I. The Scourge
In the Alderi underground, they were calling the plague "Palpatine's Scourge." Leia Organa knew this because at ten, she was intimately familiar with the palace's ventilation system. No one actually told her anything, especially after the Queen got sick. She also knew not to repeat the things she heard, especially the ones about the underground.
The newscasts called it the Scarlet Plague, for the red flush its victims took on as the capillaries in their faces and extremities burst, and for the suppurating sores of the final stages. The victims died from massive hemorrhaging, if they didn't die of dehydration first. In the capital city, there was an unprecedented increase in accidental deaths due to falling from rooftops.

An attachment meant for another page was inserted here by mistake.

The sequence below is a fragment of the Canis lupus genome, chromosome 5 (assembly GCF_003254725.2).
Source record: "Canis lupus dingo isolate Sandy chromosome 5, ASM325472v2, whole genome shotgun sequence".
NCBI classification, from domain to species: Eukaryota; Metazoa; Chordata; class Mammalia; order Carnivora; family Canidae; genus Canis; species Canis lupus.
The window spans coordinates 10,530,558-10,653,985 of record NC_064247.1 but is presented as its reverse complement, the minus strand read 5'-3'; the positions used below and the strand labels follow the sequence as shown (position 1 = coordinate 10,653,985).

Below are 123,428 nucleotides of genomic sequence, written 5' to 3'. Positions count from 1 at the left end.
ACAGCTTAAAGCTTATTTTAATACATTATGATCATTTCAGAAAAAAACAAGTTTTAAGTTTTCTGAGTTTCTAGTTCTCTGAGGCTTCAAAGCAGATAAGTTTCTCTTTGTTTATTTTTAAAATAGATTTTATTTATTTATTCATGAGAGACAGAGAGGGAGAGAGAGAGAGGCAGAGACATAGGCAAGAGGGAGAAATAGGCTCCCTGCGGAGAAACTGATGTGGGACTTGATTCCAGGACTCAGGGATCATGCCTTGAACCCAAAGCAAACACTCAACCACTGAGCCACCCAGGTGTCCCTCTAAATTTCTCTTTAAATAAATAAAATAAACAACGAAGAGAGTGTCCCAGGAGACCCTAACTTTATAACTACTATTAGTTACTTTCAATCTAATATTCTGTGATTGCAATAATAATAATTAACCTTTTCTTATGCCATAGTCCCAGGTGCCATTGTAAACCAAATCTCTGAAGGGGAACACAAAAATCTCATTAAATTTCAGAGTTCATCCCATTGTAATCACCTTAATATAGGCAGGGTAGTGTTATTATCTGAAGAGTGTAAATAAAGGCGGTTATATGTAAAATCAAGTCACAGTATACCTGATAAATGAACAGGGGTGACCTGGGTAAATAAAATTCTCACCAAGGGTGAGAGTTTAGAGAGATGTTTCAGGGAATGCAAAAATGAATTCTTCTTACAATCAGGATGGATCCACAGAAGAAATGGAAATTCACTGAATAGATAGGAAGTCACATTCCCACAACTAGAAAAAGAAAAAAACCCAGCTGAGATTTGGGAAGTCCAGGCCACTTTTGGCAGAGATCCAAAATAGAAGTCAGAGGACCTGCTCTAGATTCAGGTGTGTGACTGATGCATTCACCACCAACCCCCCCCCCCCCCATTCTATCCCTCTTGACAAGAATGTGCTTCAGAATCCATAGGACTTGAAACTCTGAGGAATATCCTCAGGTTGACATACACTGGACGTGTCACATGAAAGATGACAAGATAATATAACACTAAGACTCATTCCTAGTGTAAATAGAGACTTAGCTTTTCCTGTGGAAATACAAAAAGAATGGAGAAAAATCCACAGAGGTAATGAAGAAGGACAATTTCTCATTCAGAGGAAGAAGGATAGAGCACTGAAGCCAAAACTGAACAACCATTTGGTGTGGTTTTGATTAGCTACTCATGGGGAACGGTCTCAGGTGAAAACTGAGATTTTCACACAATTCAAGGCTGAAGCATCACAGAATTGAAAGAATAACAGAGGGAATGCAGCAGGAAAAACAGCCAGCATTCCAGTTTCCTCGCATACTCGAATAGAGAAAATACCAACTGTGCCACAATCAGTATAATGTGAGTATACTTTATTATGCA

They wouldn't let Leia into her mother's room. She knew they just didn't want her to see; her father had gone in a few times, in a biohazard suit that made him look unnervingly like an Imperial trooper. When Breha became delirious, one of the later stages of the disease, Bail stopped visiting her. He hadn't slept in at least a week--neither had Leia--and he looked pale and gaunt.
She had never seen her father like that before.
Leia sat outside her mother's door and refused to move. Bail tried reasoning with her before giving up and having the droids bring her food. He was too tired to argue, and that scared her more than anything else.
The med droids wouldn't tell her anything.
Her father called up an interchangeable series of bland, clean-shaven, gray-clad Imperial officers on the holo. At first he requested help--Alderaan's resources were strained, especially with the capital city in quarantine. They all said the same thing: they would put in a request, the Empire had finite resources. Then he begged, and seeing her father beg made Leia want to hit something, preferably the officers.
On the seventh day of her vigil outside Breha's door, her father came to her. "Leia," he said. "You have to return to your room. Lord Vader is coming here."